Ingmar Bergman, one of the greatest filmmakers in the history of cinema and an artist who changed the way the world perceived the movies, died Monday, local media reported. He was 89 years old.
Bergman died at his home in Faro, Sweden, Swedish news agency TT said, citing his daughter Eva Bergman. A cause of death wasn't immediately available.
Though he worked almost exclusively in Sweden, Bergman became, through his long directorial career (1946-2003), the prime example of the film director as serious artist. He was a filmmaker who regularly tackled serious subjects and profound themeslove, death, guilt, redemption, psychological and sexual traumas, the relationship of man and Godand an artist who elevated filmmaking to the same lofty plateaus as great literature, music and theater. Though his range was narrower, he was the Shakespeare of his age.
Lauded for his films' brilliant acting, shocking imagery and beautiful cinematography (the last thanks to his great longtime collaborator, Sven Nykvist), Bergman created numerous classics over his 57-year directorial career (from 1946's "Crisis" to 2003's "Saraband.")
That long list includes "Smiles of a Summer Night" (1955), "The Seventh Seal" (1957), "Wild Strawberries" (1957), "Winter Light" (1963), "Persona" (1966), "Shame" (1968), "Cries and Whispers" (1972), "Scenes from a Marriage" (1973), "The Magic Flute" (1975) and "Fanny and Alexander" (1982).
Bergman was also a starmaker, fostering the international careers of cinematographer Nykvist and actors Max von Sydow, Harriet Andersson, Bibi Andersson, Ingrid Thulin, Lena Olin and his supreme collaborator, Liv Ullmann. Remarkably, parallel with his film career, Bergman led an almost as illustrious life as Sweden's leading theater director, leading finally to over a hundred plays and a long association with Stockholm's Royal Dramatic Theatre. Though his work for film and television often intersected, as in the longer multi-part TV versions of "Scenes from a Marriage," "Face to Face" (1976) and "Fanny and Alexander," he was that country's leading TV drama director as well.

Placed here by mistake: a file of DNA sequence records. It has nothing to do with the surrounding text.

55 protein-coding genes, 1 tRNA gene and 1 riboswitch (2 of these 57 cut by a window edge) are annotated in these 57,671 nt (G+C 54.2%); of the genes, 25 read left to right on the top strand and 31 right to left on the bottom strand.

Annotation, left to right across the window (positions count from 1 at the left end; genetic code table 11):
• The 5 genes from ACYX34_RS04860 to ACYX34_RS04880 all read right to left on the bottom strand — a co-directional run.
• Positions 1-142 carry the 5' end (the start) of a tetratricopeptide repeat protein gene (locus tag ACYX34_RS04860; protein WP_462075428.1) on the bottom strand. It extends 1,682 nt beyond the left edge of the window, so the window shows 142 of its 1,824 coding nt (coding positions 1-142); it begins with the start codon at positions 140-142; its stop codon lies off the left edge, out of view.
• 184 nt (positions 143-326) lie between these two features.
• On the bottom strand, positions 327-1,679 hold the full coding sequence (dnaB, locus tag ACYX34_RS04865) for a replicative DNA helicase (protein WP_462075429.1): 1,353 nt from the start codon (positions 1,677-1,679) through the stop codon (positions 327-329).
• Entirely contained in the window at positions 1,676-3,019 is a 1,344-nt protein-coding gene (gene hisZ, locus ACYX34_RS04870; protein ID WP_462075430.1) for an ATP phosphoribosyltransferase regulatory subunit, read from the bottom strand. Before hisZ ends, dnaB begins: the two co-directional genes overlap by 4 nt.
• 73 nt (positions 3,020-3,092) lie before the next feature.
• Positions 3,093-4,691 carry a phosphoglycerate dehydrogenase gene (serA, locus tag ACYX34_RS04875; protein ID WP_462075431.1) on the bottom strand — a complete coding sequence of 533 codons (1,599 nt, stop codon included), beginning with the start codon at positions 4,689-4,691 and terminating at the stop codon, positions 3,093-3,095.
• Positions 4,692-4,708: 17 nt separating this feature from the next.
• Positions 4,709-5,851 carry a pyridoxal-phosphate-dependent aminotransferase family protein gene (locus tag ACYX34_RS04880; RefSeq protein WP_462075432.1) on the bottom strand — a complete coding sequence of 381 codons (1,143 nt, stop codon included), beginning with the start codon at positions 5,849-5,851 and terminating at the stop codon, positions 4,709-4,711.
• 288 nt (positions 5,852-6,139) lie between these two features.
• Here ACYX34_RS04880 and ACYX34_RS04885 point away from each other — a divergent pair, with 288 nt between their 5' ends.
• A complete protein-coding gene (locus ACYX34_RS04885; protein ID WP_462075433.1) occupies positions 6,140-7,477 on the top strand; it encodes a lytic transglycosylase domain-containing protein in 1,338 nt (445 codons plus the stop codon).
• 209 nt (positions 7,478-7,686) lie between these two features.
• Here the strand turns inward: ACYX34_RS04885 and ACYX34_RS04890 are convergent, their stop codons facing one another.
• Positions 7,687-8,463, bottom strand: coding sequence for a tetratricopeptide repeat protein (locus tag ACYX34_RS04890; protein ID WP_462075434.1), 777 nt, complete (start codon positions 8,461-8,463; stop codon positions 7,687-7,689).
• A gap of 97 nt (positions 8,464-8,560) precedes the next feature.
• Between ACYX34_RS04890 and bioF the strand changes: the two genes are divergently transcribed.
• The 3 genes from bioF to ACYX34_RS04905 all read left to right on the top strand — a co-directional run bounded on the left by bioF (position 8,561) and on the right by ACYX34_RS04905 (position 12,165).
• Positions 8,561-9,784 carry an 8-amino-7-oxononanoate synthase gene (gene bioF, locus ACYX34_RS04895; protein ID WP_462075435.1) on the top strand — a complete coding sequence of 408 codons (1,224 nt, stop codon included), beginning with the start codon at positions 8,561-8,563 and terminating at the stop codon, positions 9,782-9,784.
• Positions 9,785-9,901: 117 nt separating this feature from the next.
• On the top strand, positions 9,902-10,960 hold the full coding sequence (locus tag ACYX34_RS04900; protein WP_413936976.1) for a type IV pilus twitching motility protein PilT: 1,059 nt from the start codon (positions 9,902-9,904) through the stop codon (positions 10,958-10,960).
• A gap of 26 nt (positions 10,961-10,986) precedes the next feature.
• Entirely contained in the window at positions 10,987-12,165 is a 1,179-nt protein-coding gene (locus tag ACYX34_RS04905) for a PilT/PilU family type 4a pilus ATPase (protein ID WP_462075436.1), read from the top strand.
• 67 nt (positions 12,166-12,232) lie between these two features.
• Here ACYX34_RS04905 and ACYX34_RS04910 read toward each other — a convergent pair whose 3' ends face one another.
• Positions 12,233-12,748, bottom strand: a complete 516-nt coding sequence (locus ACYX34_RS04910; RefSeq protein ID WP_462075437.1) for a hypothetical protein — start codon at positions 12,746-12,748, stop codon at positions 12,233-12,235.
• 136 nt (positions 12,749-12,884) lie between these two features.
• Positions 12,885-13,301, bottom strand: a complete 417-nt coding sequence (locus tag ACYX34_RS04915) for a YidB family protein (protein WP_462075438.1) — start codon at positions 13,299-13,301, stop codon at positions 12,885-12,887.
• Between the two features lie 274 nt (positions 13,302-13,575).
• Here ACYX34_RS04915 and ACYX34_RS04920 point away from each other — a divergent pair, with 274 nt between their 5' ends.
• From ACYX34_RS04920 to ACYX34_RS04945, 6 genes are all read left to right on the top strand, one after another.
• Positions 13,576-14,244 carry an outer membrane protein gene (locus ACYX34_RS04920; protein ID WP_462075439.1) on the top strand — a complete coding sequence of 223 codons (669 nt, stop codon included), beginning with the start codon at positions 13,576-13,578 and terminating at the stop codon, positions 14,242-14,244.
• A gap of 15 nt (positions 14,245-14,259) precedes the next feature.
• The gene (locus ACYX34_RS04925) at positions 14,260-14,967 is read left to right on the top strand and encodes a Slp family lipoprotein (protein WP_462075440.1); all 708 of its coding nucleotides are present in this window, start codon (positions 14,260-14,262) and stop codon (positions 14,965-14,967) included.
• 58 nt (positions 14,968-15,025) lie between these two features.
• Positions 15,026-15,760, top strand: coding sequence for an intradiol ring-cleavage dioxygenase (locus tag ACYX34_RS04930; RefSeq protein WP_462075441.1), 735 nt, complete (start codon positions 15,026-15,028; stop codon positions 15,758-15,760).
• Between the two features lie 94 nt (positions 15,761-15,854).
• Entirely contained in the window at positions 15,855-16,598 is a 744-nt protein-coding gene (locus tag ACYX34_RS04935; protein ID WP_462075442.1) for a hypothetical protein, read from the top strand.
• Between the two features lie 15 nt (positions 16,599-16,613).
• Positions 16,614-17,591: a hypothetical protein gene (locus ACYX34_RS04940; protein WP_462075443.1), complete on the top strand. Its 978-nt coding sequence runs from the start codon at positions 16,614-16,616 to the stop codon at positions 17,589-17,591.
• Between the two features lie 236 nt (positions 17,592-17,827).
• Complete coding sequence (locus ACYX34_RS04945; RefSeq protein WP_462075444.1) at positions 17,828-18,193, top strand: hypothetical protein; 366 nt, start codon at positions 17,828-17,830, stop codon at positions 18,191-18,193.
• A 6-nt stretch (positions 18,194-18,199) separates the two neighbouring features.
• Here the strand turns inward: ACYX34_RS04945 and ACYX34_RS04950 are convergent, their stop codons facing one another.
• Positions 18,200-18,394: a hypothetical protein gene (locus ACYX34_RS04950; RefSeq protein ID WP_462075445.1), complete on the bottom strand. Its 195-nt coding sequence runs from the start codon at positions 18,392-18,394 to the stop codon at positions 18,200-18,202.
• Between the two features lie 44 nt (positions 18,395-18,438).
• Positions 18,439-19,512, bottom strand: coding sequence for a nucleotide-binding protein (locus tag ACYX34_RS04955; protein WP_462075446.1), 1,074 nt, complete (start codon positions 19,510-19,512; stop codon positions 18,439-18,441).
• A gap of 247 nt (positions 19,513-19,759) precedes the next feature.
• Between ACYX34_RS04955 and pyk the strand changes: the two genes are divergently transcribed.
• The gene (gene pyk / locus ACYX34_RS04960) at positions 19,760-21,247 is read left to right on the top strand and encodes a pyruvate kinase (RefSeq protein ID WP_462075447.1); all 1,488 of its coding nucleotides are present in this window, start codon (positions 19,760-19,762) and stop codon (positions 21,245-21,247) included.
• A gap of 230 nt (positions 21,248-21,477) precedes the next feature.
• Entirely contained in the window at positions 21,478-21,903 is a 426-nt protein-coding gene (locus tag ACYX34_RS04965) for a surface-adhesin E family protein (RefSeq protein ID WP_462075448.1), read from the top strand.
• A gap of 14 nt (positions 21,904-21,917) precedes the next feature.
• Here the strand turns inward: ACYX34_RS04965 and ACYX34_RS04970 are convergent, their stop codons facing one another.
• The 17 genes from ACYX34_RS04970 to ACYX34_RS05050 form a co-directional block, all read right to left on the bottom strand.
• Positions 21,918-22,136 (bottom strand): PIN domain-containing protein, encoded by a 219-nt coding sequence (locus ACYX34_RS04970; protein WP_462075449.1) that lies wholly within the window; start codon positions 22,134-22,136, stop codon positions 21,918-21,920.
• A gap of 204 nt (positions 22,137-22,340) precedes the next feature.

Bergman may have owed part of his incredible productivity to something against which he fought for much of his life: the strict religious upbringing he received from his parents. Born in Uppsala, Sweden in July 14, 1918, Bergman was the son of Erik Bergman, a rigid, ultra-conservative Church of Sweden Lutheran pastor who eventually became chaplain of the Royal Court of Stockholm, and of the art-loving Karin Bergmancelebrated by her son in the 1985 short "Karin's Face."
The long clash with his fatherwho disapproved of his son's profession and lifestyle (five wives and a number of mistresses, including actresses Ullmann and Harriet and Bibi Andersson)fed Bergman's divided artistic spirit. It can clearly be seen in films like "Fanny and Alexander," "Winter Light" and in his script for the semi-autobiographical "The Best Intentions" (1992).
It was a wealthy aunt who fostered his lifelong passion, when she gave the family a magic lantern when he was 6. He saw his first play at 10, began staging puppet productions at home with his sister Margareta and plunged into theater in college at the University of Stockholm.
Bergman staged his first play ("Outward Bound") at 20 and in 1944, he was hired as the director of the Helsingborg Town Theatre (the youngest main director in Swedish history at the time), leading to similar engagements at Malmo (where he assembled most of his great early stock company, including von Sydow, the Anderssons, Thulin and Gunnar Bjornstrand) and eventually at the Royal Dramatic Theater.